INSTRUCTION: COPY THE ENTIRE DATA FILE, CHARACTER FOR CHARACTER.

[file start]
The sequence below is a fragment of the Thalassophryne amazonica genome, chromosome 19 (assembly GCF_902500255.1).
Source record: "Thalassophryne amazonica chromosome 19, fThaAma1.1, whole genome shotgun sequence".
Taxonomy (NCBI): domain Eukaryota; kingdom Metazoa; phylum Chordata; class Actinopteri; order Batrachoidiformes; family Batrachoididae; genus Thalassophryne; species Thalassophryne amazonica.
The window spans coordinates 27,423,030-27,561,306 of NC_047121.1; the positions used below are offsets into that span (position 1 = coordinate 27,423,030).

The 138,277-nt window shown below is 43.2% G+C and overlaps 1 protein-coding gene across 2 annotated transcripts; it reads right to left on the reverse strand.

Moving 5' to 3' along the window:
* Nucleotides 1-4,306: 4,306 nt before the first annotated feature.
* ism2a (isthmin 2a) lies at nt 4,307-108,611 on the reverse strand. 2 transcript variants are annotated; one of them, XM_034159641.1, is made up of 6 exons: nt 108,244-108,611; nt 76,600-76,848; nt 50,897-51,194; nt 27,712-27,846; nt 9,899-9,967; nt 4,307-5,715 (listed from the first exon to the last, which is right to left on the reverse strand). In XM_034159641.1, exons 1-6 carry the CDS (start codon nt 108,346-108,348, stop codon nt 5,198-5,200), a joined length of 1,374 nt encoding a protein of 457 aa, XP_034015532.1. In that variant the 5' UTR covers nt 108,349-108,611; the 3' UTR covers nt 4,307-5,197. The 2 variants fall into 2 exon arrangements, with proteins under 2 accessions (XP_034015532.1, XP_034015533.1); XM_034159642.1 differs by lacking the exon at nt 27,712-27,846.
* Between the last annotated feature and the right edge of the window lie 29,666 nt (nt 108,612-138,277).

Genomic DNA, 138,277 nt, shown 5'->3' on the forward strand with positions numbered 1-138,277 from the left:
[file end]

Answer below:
The sequence below is a fragment of the Thalassophryne amazonica genome, chromosome 19 (assembly GCF_902500255.1).
Source record: "Thalassophryne amazonica chromosome 19, fThaAma1.1, whole genome shotgun sequence".
Taxonomy (NCBI): domain Eukaryota; kingdom Metazoa; phylum Chordata; class Actinopteri; order Batrachoidiformes; family Batrachoididae; genus Thalassophryne; species Thalassophryne amazonica.
The window spans coordinates 27,423,030-27,561,306 of NC_047121.1; the positions used below are offsets into that span (position 1 = coordinate 27,423,030).

The 138,277-nt window shown below is 43.2% G+C and overlaps 1 protein-coding gene across 2 annotated transcripts; it reads right to left on the reverse strand.

Moving 5' to 3' along the window:
* Nucleotides 1-4,306: 4,306 nt before the first annotated feature.
* ism2a (isthmin 2a) lies at nt 4,307-108,611 on the reverse strand. 2 transcript variants are annotated; one of them, XM_034159641.1, is made up of 6 exons: nt 108,244-108,611; nt 76,600-76,848; nt 50,897-51,194; nt 27,712-27,846; nt 9,899-9,967; nt 4,307-5,715 (listed from the first exon to the last, which is right to left on the reverse strand). In XM_034159641.1, exons 1-6 carry the CDS (start codon nt 108,346-108,348, stop codon nt 5,198-5,200), a joined length of 1,374 nt encoding a protein of 457 aa, XP_034015532.1. In that variant the 5' UTR covers nt 108,349-108,611; the 3' UTR covers nt 4,307-5,197. The 2 variants fall into 2 exon arrangements, with proteins under 2 accessions (XP_034015532.1, XP_034015533.1); XM_034159642.1 differs by lacking the exon at nt 27,712-27,846.
* Between the last annotated feature and the right edge of the window lie 29,666 nt (nt 108,612-138,277).

Genomic DNA, 138,277 nt, shown 5'->3' on the forward strand with positions numbered 1-138,277 from the left: